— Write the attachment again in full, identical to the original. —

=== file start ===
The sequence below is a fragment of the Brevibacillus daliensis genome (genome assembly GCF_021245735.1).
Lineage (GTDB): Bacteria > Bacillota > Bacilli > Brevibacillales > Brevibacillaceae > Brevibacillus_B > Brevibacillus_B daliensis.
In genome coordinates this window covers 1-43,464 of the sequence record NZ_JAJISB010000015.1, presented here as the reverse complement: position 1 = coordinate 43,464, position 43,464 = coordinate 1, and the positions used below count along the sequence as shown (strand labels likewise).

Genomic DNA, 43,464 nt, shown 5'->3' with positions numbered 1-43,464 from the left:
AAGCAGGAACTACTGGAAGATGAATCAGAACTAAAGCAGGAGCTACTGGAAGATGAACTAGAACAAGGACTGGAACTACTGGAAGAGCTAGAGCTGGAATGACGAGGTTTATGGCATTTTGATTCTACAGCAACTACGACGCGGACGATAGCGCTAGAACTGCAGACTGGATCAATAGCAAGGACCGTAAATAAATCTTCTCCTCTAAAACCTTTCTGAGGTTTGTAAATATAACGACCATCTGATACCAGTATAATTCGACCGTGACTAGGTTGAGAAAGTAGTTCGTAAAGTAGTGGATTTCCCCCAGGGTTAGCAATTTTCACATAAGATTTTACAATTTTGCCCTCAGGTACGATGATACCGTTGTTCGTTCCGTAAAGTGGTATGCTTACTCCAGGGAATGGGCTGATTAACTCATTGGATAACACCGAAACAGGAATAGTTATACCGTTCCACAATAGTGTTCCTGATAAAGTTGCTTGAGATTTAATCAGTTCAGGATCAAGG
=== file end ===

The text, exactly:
The sequence below is a fragment of the Brevibacillus daliensis genome (genome assembly GCF_021245735.1).
Lineage (GTDB): Bacteria > Bacillota > Bacilli > Brevibacillales > Brevibacillaceae > Brevibacillus_B > Brevibacillus_B daliensis.
In genome coordinates this window covers 1-43,464 of the sequence record NZ_JAJISB010000015.1, presented here as the reverse complement: position 1 = coordinate 43,464, position 43,464 = coordinate 1, and the positions used below count along the sequence as shown (strand labels likewise).

Genomic DNA, 43,464 nt, shown 5'->3' with positions numbered 1-43,464 from the left:
AAGCAGGAACTACTGGAAGATGAATCAGAACTAAAGCAGGAGCTACTGGAAGATGAACTAGAACAAGGACTGGAACTACTGGAAGAGCTAGAGCTGGAATGACGAGGTTTATGGCATTTTGATTCTACAGCAACTACGACGCGGACGATAGCGCTAGAACTGCAGACTGGATCAATAGCAAGGACCGTAAATAAATCTTCTCCTCTAAAACCTTTCTGAGGTTTGTAAATATAACGACCATCTGATACCAGTATAATTCGACCGTGACTAGGTTGAGAAAGTAGTTCGTAAAGTAGTGGATTTCCCCCAGGGTTAGCAATTTTCACATAAGATTTTACAATTTTGCCCTCAGGTACGATGATACCGTTGTTCGTTCCGTAAAGTGGTATGCTTACTCCAGGGAATGGGCTGATTAACTCATTGGATAACACCGAAACAGGAATAGTTATACCGTTCCACAATAGTGTTCCTGATAAAGTTGCTTGAGATTTAATCAGTTCAGGATCAAGG